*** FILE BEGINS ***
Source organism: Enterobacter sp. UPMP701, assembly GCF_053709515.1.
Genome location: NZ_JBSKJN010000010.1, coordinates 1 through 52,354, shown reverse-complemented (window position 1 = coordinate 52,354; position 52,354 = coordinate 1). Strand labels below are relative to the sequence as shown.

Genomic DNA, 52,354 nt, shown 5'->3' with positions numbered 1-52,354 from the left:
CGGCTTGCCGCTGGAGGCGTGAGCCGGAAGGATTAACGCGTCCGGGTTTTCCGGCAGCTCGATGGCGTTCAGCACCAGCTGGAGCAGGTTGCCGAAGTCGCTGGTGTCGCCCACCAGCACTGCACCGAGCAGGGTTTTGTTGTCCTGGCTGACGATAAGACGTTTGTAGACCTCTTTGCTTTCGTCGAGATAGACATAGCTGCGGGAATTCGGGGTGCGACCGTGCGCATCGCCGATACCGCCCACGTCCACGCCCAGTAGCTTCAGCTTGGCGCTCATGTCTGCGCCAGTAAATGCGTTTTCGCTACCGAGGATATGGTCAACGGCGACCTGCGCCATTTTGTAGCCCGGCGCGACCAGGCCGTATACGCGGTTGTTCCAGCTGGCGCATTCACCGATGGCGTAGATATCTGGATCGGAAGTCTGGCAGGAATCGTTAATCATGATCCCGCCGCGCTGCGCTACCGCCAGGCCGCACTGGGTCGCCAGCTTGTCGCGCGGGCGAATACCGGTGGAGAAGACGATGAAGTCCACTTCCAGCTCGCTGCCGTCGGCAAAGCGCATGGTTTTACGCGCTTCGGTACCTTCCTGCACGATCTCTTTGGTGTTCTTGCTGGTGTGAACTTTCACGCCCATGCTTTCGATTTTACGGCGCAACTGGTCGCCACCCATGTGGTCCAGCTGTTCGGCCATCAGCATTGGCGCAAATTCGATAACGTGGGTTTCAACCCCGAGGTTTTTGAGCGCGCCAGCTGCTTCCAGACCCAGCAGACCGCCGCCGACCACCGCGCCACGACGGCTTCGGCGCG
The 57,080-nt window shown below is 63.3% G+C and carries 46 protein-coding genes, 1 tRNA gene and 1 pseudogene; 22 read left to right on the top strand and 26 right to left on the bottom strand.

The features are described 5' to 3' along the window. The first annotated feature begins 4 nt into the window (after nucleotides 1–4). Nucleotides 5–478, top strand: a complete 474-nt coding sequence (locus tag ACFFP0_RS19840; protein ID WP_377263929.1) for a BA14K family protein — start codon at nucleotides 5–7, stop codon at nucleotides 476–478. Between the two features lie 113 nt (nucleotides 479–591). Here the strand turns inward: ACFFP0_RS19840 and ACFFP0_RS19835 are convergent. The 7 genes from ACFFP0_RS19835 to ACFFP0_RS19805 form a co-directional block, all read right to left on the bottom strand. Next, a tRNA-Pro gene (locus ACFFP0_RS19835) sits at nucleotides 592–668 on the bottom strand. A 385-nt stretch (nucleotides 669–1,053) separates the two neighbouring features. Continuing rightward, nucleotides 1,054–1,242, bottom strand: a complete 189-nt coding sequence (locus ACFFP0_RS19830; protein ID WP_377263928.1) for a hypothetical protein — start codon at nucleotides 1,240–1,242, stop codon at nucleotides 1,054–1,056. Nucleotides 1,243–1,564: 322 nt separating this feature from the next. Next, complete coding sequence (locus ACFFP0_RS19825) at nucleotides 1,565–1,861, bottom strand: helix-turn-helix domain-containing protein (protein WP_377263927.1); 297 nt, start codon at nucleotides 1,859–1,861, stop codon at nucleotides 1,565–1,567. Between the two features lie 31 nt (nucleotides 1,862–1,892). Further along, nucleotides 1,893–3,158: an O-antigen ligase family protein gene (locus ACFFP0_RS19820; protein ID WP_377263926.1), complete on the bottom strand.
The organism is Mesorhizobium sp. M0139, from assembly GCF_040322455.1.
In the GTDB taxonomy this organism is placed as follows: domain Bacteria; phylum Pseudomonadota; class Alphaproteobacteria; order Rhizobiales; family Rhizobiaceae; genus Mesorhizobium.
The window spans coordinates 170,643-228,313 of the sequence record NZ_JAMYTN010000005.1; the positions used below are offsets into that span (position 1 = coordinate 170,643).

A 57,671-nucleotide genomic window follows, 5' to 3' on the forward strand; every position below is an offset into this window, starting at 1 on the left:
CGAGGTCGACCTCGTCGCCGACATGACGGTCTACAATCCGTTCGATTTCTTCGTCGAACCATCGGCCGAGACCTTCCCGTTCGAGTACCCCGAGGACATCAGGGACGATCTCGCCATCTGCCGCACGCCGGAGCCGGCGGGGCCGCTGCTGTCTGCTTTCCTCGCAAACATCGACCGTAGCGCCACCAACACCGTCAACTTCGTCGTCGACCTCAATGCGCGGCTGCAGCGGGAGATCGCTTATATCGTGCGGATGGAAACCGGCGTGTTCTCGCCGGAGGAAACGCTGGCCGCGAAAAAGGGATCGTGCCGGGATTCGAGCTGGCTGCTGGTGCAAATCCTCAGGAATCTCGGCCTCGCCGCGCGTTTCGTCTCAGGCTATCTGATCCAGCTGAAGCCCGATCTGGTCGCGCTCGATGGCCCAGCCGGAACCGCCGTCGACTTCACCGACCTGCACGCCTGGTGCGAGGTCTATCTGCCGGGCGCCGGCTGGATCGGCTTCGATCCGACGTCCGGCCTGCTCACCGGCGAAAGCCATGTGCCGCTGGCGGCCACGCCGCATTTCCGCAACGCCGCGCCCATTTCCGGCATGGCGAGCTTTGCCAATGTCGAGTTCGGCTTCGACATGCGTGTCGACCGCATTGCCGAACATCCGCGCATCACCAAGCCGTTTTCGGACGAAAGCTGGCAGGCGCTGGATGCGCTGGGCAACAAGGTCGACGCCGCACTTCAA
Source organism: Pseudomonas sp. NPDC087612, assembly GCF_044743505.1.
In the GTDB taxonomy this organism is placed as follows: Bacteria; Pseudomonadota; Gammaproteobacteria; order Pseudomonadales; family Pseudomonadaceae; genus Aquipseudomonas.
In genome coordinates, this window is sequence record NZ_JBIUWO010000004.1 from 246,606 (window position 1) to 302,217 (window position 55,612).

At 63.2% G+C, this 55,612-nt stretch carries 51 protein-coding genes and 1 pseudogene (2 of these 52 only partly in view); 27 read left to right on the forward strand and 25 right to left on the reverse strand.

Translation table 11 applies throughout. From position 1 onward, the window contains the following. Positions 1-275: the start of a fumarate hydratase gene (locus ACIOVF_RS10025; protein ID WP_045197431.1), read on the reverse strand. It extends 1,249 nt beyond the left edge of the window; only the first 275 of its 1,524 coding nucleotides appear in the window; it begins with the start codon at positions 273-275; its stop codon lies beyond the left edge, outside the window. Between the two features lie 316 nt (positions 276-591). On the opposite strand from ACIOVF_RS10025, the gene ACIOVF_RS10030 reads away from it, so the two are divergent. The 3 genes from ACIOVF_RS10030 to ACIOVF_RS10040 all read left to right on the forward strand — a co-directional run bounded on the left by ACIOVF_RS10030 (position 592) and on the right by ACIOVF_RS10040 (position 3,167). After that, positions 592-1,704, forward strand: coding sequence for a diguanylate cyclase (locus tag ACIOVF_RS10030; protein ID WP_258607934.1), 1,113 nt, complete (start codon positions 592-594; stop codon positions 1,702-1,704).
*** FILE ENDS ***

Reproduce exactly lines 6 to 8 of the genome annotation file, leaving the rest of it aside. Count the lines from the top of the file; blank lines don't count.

The features are described 5' to 3' along the window. The first annotated feature begins 4 nt into the window (after nucleotides 1–4). Nucleotides 5–478, top strand: a complete 474-nt coding sequence (locus tag ACFFP0_RS19840; protein ID WP_377263929.1) for a BA14K family protein — start codon at nucleotides 5–7, stop codon at nucleotides 476–478. Between the two features lie 113 nt (nucleotides 479–591). Here the strand turns inward: ACFFP0_RS19840 and ACFFP0_RS19835 are convergent. The 7 genes from ACFFP0_RS19835 to ACFFP0_RS19805 form a co-directional block, all read right to left on the bottom strand. Next, a tRNA-Pro gene (locus ACFFP0_RS19835) sits at nucleotides 592–668 on the bottom strand. A 385-nt stretch (nucleotides 669–1,053) separates the two neighbouring features. Continuing rightward, nucleotides 1,054–1,242, bottom strand: a complete 189-nt coding sequence (locus ACFFP0_RS19830; protein ID WP_377263928.1) for a hypothetical protein — start codon at nucleotides 1,240–1,242, stop codon at nucleotides 1,054–1,056. Nucleotides 1,243–1,564: 322 nt separating this feature from the next. Next, complete coding sequence (locus ACFFP0_RS19825) at nucleotides 1,565–1,861, bottom strand: helix-turn-helix domain-containing protein (protein WP_377263927.1); 297 nt, start codon at nucleotides 1,859–1,861, stop codon at nucleotides 1,565–1,567. Between the two features lie 31 nt (nucleotides 1,862–1,892). Further along, nucleotides 1,893–3,158: an O-antigen ligase family protein gene (locus ACFFP0_RS19820; protein ID WP_377263926.1), complete on the bottom strand.
The organism is Mesorhizobium sp. M0139, from assembly GCF_040322455.1.
In the GTDB taxonomy this organism is placed as follows: domain Bacteria; phylum Pseudomonadota; class Alphaproteobacteria; order Rhizobiales; family Rhizobiaceae; genus Mesorhizobium.